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I feel like this is a silly question, but if the pellet is invisible, how do you know if you've successfully resuspended it?

Is it best to just pipet gently and wait some length of time before proceeding RNA and protein isolation?  I wish there was something like GlyoBlue that could be added to help with visibility.

On a related note:  the protocol instructions need to be improved for clarity.  The exosome isolation protocol ends with resuspending the pellet in "a convenient volume of 1x PBS or similar buffer", and indicates exosomes are then ready for downstream analysis and are stable for 1 week at 2-8oC or -20oC long-term.  Seems straighforward enough and like a good place to pause and plan the next step.  Except now that I'm looking more closely at the RNA and protein isolation kit, it explicity indicates pellets should be resuspended in ice-cold Exosome Resuspension Buffer if protein analysis is required, and to incubate samples 5-10 min. at RT to dissolve.  (No idea why you'd want ice cold buffer if you need to dissolve at RT.)  Then later it tells you if you're not immediately doing protein to store it 5-10 min. on ice or -20 long-term, or for RNA immediately to -20.  If the choice of buffer and storage timing are that criticial to downstream applications, it should say so in the exosome isolation protocol rather than instruct you to do one thing only to find later you should have done it differently.  The instructions are seemingly contradictory and confusing, which is very frustrating.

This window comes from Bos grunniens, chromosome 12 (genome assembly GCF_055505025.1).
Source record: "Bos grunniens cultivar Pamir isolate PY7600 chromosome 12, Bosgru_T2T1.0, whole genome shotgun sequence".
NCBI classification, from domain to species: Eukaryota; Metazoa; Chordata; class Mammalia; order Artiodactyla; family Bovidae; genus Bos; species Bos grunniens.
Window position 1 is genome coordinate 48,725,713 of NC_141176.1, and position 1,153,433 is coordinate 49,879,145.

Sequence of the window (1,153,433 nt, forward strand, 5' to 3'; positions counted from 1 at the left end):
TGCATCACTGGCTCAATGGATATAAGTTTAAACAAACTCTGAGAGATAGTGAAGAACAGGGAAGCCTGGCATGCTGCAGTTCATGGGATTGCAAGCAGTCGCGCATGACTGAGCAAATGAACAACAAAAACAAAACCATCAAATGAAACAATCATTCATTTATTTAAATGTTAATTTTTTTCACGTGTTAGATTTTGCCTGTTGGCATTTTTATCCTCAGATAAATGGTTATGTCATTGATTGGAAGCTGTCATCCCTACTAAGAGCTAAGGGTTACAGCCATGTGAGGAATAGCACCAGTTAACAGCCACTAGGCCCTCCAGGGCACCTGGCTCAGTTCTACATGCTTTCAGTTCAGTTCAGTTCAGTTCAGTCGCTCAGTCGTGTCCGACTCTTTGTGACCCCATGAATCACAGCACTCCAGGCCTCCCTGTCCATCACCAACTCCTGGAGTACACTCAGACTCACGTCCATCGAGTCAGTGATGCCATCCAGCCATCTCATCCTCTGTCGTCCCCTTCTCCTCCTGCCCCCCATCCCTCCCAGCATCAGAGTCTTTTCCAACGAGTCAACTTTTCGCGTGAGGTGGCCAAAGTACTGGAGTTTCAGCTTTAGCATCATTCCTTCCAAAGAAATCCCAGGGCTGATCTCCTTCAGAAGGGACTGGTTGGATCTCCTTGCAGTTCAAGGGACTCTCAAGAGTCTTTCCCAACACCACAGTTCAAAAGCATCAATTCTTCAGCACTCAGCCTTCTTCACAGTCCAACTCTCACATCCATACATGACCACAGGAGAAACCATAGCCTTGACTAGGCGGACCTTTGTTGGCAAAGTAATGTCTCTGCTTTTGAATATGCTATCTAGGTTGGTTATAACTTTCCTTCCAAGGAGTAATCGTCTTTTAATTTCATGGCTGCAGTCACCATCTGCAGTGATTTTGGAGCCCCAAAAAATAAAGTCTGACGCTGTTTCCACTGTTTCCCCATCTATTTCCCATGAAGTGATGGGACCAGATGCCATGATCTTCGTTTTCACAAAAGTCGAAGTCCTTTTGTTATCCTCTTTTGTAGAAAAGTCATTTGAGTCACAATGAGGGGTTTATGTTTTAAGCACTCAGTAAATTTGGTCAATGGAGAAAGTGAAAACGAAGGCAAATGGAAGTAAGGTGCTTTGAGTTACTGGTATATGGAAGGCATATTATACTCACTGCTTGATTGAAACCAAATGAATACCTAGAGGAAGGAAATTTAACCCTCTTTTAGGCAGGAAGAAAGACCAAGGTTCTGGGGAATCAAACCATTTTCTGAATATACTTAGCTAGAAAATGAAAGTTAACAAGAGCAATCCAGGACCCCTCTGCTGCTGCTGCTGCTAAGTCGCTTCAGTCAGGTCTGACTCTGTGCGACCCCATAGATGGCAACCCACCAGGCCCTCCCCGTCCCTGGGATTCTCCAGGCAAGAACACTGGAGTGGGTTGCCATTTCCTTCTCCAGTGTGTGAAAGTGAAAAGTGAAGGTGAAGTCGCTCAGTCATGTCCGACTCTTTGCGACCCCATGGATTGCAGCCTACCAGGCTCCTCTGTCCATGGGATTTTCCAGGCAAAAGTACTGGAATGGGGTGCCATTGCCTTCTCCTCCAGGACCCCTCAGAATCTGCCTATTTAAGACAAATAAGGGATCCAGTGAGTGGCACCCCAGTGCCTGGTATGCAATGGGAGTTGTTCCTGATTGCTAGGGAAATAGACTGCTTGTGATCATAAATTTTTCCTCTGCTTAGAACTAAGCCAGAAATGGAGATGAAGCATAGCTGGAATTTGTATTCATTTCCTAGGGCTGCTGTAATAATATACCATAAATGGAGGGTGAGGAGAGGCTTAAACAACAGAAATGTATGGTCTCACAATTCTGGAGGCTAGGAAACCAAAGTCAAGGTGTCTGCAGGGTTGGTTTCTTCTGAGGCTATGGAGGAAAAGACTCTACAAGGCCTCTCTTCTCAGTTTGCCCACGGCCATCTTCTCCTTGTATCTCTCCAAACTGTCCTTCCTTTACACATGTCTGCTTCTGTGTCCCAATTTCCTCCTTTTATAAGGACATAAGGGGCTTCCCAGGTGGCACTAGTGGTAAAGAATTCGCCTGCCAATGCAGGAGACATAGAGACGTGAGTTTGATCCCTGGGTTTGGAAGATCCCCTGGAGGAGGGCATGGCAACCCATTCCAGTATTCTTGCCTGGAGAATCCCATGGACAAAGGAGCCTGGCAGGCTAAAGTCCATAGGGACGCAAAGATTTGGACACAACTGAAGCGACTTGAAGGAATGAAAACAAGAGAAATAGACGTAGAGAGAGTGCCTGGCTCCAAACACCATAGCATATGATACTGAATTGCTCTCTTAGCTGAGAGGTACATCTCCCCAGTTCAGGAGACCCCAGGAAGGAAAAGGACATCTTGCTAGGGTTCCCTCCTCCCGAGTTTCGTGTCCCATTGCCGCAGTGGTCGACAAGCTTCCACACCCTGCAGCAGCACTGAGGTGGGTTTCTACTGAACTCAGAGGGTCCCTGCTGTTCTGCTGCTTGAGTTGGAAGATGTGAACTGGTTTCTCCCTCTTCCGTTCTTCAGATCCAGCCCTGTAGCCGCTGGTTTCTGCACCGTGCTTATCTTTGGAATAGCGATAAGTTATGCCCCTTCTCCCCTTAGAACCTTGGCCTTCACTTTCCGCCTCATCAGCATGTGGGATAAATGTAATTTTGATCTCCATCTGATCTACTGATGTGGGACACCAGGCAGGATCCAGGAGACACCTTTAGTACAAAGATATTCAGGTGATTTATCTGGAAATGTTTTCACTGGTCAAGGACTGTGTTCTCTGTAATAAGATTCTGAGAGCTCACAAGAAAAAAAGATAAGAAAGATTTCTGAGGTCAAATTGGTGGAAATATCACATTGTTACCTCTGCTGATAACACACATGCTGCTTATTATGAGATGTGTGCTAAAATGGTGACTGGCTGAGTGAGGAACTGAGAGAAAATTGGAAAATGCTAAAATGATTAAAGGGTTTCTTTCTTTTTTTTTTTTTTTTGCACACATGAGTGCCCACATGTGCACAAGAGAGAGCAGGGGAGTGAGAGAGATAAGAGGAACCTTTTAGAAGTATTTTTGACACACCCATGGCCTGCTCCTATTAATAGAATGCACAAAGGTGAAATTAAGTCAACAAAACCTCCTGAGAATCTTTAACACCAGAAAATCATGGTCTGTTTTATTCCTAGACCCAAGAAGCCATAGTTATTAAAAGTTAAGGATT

asked Aug 12, 2014 in ExosomesTalk by aroff
edited Aug 12, 2014 by aroff

1 Answer

If the pellet is tiny or invisible (which is a typical case when isolating exosomes from small volumes of cell media < 1 mL) it is very easy to dissolve. Pipet it several times up and down, or gently vortex. Larger pellets might require addition of PBS, then you let the tube sit for about 1h, then pipet or vortex. To confirm that exosomes are actually in suspension I'd recommend use of Nanosight LM10 or similar particle counter/sizer.

Regarding the protocols- stability is the key, especially with RNA analysis (with protein its less of an issue). So most of manipulations should be done fast, and ideally at lowest possible temperature. Thus all these precautions in the protocol. Its not deadly if you use room temp buffer, but we just stick to the best practices...
answered Aug 14, 2014 by Vlassosv
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